Drinking three or more cups of decaf or caffeinated coffee per day improves liver health!

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SHAFAQNA – Recent research from the National Cancer Institute reports drinking coffee may improve liver health.  The study reports that increased coffee consumption regardless of caffeine content was connected to lower levels of abnormal liver enzymes.  This information suggests that compounds in coffee outside of caffeine may be effective at protecting the liver. (1,3)

Prior studies on coffee have indicated that consumption of coffee can help lower the risk of diabetes, cardiovascular disease, fatty liver disease, cirrhosis, and liver cancer. (1)

“Prior research found that drinking coffee may have a possible protective effect on the liver. However, the evidence is not clear if that benefit may extend to decaffeinated coffee,” explains lead researcher Dr. Qian Xiao from the National Cancer Institute in Bethesda, Maryland. (3)

For this study researched used data from the U.S. National Health and Nutrition Examination Survey from 1999-2010.  The study included 27,793 participants from ages 20 or older who provided coffee intake data in a 24-hour period.  The team measured blood levels of liver function that included aminotransferase (ALT), aminotransferase (AST), alkaline phosphatase (ALP, and gamma glutamyl transaminase (GGT) to determine the health of the liver. (1,2)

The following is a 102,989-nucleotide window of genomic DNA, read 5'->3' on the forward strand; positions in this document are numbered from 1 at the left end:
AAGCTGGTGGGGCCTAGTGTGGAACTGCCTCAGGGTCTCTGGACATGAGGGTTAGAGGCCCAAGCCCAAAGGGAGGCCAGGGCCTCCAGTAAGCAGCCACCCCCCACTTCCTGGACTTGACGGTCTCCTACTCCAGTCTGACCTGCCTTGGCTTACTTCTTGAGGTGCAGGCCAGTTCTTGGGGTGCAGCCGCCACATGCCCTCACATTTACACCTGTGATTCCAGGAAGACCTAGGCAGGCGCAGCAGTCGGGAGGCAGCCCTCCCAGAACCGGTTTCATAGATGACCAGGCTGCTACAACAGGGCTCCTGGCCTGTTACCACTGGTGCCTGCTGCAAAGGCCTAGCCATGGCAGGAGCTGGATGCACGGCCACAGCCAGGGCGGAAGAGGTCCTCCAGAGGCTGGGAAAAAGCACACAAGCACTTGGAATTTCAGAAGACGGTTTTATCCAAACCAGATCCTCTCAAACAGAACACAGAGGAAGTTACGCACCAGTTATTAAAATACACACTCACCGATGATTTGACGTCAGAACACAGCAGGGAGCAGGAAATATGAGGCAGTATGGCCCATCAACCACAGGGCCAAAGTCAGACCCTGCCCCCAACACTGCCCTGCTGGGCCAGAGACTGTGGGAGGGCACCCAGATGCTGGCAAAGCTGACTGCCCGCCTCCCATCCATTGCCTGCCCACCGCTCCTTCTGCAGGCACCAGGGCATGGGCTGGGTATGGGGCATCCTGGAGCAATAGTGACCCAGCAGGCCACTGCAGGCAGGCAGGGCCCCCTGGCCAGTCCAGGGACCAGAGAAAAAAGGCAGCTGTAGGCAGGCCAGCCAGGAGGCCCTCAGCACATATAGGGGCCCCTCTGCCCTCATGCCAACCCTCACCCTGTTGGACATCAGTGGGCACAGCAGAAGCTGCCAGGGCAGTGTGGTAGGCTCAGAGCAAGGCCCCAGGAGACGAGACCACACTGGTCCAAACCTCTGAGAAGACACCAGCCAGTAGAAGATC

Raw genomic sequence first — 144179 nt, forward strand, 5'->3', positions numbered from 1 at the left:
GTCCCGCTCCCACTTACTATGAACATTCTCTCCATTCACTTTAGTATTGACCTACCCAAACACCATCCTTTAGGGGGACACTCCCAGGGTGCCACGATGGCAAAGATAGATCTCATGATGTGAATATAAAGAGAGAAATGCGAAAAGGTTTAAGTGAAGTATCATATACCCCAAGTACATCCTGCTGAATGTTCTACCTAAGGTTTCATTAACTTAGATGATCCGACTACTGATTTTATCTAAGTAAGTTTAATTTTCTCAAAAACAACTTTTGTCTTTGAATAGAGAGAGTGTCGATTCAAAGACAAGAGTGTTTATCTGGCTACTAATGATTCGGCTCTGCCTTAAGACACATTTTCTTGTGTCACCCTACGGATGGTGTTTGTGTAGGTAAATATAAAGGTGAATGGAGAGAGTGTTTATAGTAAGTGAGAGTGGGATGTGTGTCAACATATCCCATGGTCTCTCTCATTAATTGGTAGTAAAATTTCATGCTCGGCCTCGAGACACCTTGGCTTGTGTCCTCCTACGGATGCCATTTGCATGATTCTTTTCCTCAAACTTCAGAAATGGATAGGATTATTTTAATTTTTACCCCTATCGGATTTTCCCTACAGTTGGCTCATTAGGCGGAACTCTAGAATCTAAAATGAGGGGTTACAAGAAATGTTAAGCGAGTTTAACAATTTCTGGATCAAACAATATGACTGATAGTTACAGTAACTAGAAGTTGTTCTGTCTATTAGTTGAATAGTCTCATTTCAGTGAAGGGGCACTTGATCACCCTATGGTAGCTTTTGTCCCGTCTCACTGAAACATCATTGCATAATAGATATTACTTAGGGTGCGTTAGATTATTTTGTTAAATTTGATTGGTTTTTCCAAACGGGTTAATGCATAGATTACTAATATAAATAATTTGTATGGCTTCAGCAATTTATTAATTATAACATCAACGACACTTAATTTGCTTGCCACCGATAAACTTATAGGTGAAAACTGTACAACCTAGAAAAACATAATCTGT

Study demonstrates that those who consume 3 or more cups of decaf or caffeinated coffee experience lower levels of liver enzymes.

Those participants who reported drinking three or more cups of coffee per day reported lower levels of ALT, AST, ALP, and GGT compared to those who reported no coffee consumption.  Research indicated low levels of liver enzymes for those who reported only drinking decaffeinated coffee. (1)

Dr. Xiao concludes, “Our findings link total and decaffeinated coffee intake to lower liver enzyme levels. These data suggest that ingredients in coffee, other than caffeine, may promote liver health. Further studies are needed to identify these components.” (1,3)

Sources for this article include:

(1) www.sciencedaily.com
(2) www.foxnews.com
(3) www.wiley.com

 

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